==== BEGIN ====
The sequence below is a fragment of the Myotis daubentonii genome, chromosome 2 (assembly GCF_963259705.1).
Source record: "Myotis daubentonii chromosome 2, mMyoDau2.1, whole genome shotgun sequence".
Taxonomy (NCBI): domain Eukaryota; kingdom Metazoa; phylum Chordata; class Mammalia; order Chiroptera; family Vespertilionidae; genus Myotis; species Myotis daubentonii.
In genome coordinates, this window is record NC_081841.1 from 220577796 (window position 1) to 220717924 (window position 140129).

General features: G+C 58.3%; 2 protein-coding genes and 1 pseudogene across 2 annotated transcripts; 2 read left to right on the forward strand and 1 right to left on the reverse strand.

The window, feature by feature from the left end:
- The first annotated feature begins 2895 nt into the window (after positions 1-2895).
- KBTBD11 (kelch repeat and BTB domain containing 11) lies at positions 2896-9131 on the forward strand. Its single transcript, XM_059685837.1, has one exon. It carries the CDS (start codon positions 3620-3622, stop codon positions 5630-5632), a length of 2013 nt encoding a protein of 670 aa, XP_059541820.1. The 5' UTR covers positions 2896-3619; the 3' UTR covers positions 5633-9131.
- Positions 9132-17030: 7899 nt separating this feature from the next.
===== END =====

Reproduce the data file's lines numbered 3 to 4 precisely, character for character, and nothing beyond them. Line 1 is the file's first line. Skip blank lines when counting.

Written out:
Taxonomy (NCBI): domain Eukaryota; kingdom Metazoa; phylum Chordata; class Mammalia; order Chiroptera; family Vespertilionidae; genus Myotis; species Myotis daubentonii.
In genome coordinates, this window is record NC_081841.1 from 220577796 (window position 1) to 220717924 (window position 140129).